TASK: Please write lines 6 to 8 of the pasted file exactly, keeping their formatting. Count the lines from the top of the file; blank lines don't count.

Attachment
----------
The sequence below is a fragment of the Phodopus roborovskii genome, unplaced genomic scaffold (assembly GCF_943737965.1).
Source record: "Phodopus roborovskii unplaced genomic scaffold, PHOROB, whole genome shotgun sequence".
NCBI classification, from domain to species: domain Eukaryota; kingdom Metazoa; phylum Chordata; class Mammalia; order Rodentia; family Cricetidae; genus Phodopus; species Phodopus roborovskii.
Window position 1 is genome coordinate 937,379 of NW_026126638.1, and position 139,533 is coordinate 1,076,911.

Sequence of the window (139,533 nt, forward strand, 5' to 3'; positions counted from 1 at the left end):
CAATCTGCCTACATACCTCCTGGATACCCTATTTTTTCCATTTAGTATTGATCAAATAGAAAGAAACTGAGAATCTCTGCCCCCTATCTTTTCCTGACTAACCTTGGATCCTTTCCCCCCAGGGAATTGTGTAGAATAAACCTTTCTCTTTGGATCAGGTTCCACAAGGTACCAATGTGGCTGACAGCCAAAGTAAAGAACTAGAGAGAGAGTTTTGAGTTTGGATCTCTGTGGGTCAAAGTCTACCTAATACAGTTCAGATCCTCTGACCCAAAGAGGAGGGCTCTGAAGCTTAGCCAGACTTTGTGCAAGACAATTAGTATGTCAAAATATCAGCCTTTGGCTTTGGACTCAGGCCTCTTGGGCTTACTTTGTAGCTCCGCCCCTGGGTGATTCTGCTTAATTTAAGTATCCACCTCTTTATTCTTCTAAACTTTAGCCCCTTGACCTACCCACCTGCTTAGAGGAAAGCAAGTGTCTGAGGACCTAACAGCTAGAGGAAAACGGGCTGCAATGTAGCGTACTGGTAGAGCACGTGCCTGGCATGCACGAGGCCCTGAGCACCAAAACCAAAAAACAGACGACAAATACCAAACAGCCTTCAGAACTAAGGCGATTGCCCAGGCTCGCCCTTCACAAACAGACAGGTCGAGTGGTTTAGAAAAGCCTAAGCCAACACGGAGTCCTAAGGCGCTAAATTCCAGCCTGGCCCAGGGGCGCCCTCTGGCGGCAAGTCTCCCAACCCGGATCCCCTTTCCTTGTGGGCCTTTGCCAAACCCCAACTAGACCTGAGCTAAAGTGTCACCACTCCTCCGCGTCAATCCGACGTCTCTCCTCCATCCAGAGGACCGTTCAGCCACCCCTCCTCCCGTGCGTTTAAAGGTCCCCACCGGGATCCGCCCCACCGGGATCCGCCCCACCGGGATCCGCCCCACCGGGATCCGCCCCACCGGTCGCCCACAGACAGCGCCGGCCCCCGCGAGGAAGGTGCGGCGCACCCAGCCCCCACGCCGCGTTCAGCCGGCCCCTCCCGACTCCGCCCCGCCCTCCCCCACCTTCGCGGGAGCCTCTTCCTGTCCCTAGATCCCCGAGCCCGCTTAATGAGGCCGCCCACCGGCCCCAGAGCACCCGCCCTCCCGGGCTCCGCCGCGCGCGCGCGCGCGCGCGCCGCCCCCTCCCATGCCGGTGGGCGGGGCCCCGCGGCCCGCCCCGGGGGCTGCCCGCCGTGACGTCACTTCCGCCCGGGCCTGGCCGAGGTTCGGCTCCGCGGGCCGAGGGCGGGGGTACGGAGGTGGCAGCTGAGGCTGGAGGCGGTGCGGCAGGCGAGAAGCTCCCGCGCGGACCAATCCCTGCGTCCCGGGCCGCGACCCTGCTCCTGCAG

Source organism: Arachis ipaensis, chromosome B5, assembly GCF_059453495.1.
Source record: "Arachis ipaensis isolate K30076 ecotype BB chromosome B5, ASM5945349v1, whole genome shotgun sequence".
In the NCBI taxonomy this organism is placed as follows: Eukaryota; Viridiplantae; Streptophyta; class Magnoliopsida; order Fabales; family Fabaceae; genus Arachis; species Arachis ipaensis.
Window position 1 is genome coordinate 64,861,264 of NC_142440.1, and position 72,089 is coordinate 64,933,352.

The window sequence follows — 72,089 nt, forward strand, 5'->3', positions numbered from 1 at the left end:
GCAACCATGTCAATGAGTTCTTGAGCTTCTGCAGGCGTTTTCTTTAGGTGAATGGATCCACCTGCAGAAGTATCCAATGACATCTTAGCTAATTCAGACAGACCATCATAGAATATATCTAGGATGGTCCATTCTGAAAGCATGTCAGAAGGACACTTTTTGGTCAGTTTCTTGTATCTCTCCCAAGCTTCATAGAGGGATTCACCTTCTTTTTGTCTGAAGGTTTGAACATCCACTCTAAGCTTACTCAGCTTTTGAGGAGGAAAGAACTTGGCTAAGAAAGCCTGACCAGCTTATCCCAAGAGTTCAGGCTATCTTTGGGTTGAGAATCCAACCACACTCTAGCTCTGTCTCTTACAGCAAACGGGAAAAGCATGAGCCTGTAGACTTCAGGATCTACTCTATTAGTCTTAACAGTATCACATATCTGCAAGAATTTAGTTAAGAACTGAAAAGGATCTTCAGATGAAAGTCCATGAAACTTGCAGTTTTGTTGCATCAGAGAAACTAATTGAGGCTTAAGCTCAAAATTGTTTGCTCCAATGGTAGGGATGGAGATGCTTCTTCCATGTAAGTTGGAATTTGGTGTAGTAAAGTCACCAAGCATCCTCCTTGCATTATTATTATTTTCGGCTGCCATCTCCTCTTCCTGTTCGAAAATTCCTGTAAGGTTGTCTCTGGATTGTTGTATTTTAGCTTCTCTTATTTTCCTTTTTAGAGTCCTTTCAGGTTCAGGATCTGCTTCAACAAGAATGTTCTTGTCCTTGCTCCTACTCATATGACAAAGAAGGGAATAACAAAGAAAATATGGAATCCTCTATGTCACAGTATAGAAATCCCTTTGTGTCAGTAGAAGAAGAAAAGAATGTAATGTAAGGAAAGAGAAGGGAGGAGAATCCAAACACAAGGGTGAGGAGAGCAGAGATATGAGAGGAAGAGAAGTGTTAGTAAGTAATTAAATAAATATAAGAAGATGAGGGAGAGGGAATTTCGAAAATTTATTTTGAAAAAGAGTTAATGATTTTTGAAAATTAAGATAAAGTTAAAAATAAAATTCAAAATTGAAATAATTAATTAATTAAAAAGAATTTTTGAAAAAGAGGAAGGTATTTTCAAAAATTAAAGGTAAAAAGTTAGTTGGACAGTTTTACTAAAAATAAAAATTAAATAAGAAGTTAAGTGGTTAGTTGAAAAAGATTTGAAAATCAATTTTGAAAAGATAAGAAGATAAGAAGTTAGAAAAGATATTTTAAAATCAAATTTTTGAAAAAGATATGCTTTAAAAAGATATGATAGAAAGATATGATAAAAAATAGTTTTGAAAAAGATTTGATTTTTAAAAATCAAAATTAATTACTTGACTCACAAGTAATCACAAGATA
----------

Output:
CAATCTGCCTACATACCTCCTGGATACCCTATTTTTTCCATTTAGTATTGATCAAATAGAAAGAAACTGAGAATCTCTGCCCCCTATCTTTTCCTGACTAACCTTGGATCCTTTCCCCCCAGGGAATTGTGTAGAATAAACCTTTCTCTTTGGATCAGGTTCCACAAGGTACCAATGTGGCTGACAGCCAAAGTAAAGAACTAGAGAGAGAGTTTTGAGTTTGGATCTCTGTGGGTCAAAGTCTACCTAATACAGTTCAGATCCTCTGACCCAAAGAGGAGGGCTCTGAAGCTTAGCCAGACTTTGTGCAAGACAATTAGTATGTCAAAATATCAGCCTTTGGCTTTGGACTCAGGCCTCTTGGGCTTACTTTGTAGCTCCGCCCCTGGGTGATTCTGCTTAATTTAAGTATCCACCTCTTTATTCTTCTAAACTTTAGCCCCTTGACCTACCCACCTGCTTAGAGGAAAGCAAGTGTCTGAGGACCTAACAGCTAGAGGAAAACGGGCTGCAATGTAGCGTACTGGTAGAGCACGTGCCTGGCATGCACGAGGCCCTGAGCACCAAAACCAAAAAACAGACGACAAATACCAAACAGCCTTCAGAACTAAGGCGATTGCCCAGGCTCGCCCTTCACAAACAGACAGGTCGAGTGGTTTAGAAAAGCCTAAGCCAACACGGAGTCCTAAGGCGCTAAATTCCAGCCTGGCCCAGGGGCGCCCTCTGGCGGCAAGTCTCCCAACCCGGATCCCCTTTCCTTGTGGGCCTTTGCCAAACCCCAACTAGACCTGAGCTAAAGTGTCACCACTCCTCCGCGTCAATCCGACGTCTCTCCTCCATCCAGAGGACCGTTCAGCCACCCCTCCTCCCGTGCGTTTAAAGGTCCCCACCGGGATCCGCCCCACCGGGATCCGCCCCACCGGGATCCGCCCCACCGGGATCCGCCCCACCGGTCGCCCACAGACAGCGCCGGCCCCCGCGAGGAAGGTGCGGCGCACCCAGCCCCCACGCCGCGTTCAGCCGGCCCCTCCCGACTCCGCCCCGCCCTCCCCCACCTTCGCGGGAGCCTCTTCCTGTCCCTAGATCCCCGAGCCCGCTTAATGAGGCCGCCCACCGGCCCCAGAGCACCCGCCCTCCCGGGCTCCGCCGCGCGCGCGCGCGCGCGCGCCGCCCCCTCCCATGCCGGTGGGCGGGGCCCCGCGGCCCGCCCCGGGGGCTGCCCGCCGTGACGTCACTTCCGCCCGGGCCTGGCCGAGGTTCGGCTCCGCGGGCCGAGGGCGGGGGTACGGAGGTGGCAGCTGAGGCTGGAGGCGGTGCGGCAGGCGAGAAGCTCCCGCGCGGACCAATCCCTGCGTCCCGGGCCGCGACCCTGCTCCTGCAG

Source organism: Arachis ipaensis, chromosome B5, assembly GCF_059453495.1.
Source record: "Arachis ipaensis isolate K30076 ecotype BB chromosome B5, ASM5945349v1, whole genome shotgun sequence".